In honor of the 50th anniversary of Marilyn Monroe’s death, author and model Andrew Hansford has wrote Dressing Marilyn: How a Hollywood Icon Was Styled by William Travilla. It is a fantastic book full of pictures and information on all the dresses he designed for Marilyn. Read below for more information on this incredible book, an interview with the author, and an excerpt from it.
William Travilla is one of the best costume designers of all time and Marilyn Monroe his most famous client. Dressing Marilyn: How a Hollywood Icon Was Styled by William Travilla focuses on the striking dresses that Travilla designed for Marilyn, from his early work on the thriller Don’t Bother to Knock and the gorgeous pink dress in which Marilyn sang Diamonds Are a Girl’s Best Friend to the legendary white dress from The Seven Year Itch, which arguably contributed to the collapse of Marilyn’s marriage to Joe DiMaggio. Featuring Travilla’s original sketches, rare costume test shots, dress patterns, photographs of Marilyn wearing the dresses, plus exclusive and never-before-seen extracts from interviews with Travilla, this book offers a fresh insight into the golden age of Hollywood.
I recently was able to ask the author a few questions. He talks about the book, working with William Travilla Estate, and how he got started in fashion.
How did you get started in fashion?
I started many years ago when I worked as a model in Europe.
Whose idea was it for this book?
It was my idea. I knew after all the thousands of people who came to see the exhibitions would like to know more. I was asked all the time about their relationship and details of the dresses.
Can you talk a little more on the book?
It was a pleasure to write. It came from the heart and I hope people see the friendship between the two. Not just ‘another’ Marilyn book but one that shows the true side of her.
You have been working with the William Travilla Estate for about five years now. How has the experience been?
Amazing. I have met some incredible people. I have learnt so much and would now like to learn more. Fashion was different then, not throw away like now. Seeing such beautiful designed and made dresses is a dream and something you will have to go a long way to find now. True cuture! That word is thrown around nowadays and means nothing.
Do you have any upcoming projects as well?
Not in regards to Travilla but I am presently working on a book of Michael Jackson.
The Heat Wave Dress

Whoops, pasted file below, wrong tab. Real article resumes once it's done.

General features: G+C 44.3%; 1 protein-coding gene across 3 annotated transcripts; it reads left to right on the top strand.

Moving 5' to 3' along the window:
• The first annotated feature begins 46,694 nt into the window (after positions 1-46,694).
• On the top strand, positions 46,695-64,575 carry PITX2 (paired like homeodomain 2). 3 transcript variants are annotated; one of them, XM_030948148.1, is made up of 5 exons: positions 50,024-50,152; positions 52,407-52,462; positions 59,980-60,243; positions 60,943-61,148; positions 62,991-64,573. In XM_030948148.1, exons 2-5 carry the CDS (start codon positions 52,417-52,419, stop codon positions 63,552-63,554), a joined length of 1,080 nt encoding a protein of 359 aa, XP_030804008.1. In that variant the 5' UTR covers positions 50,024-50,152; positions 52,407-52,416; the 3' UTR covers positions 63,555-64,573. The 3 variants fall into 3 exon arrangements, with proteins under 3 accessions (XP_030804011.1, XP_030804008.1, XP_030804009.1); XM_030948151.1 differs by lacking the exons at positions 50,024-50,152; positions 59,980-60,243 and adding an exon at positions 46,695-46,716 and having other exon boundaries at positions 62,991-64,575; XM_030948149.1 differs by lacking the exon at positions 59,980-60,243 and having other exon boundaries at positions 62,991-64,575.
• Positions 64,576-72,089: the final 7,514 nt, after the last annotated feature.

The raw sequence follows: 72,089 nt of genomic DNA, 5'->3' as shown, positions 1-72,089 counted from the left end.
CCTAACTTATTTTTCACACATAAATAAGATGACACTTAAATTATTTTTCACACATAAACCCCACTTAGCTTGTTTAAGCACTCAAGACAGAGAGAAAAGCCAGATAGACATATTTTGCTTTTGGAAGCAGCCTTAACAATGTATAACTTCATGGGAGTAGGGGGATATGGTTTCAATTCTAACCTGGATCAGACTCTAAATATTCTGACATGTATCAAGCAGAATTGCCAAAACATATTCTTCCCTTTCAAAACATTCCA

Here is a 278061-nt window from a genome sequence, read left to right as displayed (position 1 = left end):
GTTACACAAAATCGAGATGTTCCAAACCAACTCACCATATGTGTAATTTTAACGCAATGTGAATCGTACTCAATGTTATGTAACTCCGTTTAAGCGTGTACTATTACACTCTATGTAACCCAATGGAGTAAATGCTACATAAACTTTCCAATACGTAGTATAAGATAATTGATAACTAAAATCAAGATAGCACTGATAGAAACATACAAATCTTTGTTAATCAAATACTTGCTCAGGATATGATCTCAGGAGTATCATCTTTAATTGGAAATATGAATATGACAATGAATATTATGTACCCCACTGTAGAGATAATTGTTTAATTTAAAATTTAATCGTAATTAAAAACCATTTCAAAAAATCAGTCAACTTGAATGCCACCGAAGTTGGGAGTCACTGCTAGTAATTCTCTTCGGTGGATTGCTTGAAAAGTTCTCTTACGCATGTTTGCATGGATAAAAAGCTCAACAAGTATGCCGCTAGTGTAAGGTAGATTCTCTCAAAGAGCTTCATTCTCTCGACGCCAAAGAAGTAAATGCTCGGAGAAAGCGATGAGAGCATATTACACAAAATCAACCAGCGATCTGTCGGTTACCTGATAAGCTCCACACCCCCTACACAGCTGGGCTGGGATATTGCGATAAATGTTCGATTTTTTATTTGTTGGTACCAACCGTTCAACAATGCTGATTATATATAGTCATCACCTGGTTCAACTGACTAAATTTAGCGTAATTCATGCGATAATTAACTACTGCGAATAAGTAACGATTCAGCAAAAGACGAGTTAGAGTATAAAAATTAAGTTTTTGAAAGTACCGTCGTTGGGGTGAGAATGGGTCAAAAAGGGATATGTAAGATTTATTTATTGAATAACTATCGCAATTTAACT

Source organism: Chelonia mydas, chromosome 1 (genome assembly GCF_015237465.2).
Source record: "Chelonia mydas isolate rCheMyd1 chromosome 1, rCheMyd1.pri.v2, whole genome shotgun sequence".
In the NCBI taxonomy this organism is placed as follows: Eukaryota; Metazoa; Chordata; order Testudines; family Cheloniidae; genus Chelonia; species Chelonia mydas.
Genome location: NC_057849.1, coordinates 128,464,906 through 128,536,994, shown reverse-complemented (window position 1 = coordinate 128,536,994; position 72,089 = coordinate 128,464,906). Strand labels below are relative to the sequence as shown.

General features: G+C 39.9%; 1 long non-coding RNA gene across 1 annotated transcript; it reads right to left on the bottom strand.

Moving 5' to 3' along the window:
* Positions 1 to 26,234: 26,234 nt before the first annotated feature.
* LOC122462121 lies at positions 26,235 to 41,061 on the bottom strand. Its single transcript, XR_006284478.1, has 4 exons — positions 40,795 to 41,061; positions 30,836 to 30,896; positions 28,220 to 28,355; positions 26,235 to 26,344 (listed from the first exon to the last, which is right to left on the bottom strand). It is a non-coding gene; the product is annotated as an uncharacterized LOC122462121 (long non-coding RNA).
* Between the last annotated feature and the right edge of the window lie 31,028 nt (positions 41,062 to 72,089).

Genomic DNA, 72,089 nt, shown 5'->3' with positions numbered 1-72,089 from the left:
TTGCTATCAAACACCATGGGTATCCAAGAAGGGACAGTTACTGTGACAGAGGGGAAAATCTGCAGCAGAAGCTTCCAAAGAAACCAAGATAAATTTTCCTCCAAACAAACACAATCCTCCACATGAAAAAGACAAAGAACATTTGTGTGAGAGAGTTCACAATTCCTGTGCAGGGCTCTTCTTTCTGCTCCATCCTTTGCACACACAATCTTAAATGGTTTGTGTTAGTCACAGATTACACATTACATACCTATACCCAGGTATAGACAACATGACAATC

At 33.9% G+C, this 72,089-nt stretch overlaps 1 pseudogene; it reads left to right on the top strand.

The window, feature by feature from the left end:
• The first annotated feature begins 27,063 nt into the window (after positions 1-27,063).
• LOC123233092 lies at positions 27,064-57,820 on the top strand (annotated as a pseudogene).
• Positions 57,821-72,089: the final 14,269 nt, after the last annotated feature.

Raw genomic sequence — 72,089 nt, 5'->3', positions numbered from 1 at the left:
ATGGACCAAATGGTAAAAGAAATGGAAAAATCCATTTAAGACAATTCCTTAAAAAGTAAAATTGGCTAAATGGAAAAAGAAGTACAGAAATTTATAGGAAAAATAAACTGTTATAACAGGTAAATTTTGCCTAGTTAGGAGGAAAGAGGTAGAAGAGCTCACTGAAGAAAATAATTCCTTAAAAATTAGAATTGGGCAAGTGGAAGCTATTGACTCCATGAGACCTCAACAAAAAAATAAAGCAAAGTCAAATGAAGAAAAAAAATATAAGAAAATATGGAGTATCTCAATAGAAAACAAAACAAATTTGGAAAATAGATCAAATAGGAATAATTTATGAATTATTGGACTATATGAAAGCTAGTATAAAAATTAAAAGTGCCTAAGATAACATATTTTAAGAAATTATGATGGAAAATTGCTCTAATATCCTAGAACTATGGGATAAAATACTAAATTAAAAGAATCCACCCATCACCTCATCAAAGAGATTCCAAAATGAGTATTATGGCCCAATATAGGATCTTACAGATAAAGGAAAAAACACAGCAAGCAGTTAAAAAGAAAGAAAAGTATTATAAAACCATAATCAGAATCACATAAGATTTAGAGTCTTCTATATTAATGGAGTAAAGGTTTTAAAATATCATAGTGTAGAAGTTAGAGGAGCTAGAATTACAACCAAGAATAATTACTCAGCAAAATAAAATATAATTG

The following is an excerpt from Dressing Marilyn: How a Hollywood Icon Was Styled by William Travilla by Andrew Hansford, reprinted with permission of the publisher. The excerpt is about The Heat Wave dress from the film There’s No Business Like Show Business (1954).
As costume designer, William Travilla had plenty of censor issues. The dress as shown in the sketch had nothing around Marilyn’s midriff, however the censors insisted that Travilla add a piece of fabric to cover her belly button. Although the designer did as he was asked in the actual costume, he never did add that part to the sketch. Even with this addition, it is hard to believe that such a risqué dress made it past the censors – but it did and Travilla must have had tremendous fun creating such a flamboyant outfit.
It is easy to see where Travilla’s inspiration came from for this raunchy design which is almost flamenco in style. He loved Spain and enjoyed watching the Spanish dancers on his many trips there. The design started with a hat, a close- fitting black turban with a huge, wide-brimmed plaited hat, which wasn’t actually made of straw, but appeared to be. The ends of the straw were left raw to give the hat movement and, to add even more drama, huge silk flowers were attached to the hat. It was only after the hat was completed that Travilla took it to another level and added the flowers that hung around Marilyn’s face.
The top of the outfit was essentially a sheath of black that was tied in the middle by a vivid pink and black chiffon scarf that crossed Marilyn’s chest, draping down the back. Attached to the top were large black sequins that moved as she did.
The skirt started with an extremely tight band of fabric that gathered around her bottom at the back and pulled round to the front in a deep, revealing V-shape, with black sequins sewn to it; the undergarment was attached to this. From the front V, travelling round to below her bottom, was a voluminous skirt of hand-printed white fabric with huge black flowers. Attached to these flowers were hundreds of large sequins scattered and sewn randomly. The interior of the skirt is the same fabric as the scarf – a plain pink chiffon, gathered and attached in many layers travelling from top to bottom. These layers also had hundreds of scattered sequins, this time transparent ones.
Sadly the film was not a success either critically or commercially, but it did enable Marilyn to take on what was to become arguably her most successful role – the Girl in The Seven Year Itch.”
The book is now available everywhere including here: Dressing Marilyn: How a Hollywood Icon Was Styled by William Travilla
and from the publisher.
Nicolas Mirabelli is a college graduate from the University of Washington with a degree in English. His passions are creative writing, movies, music, comedy, and adventures. He connects his passion for movies and writing and writes screenplays in his spare time and hopes to become a successful screenwriter. You can follow him on Twitter here, or Facebook here.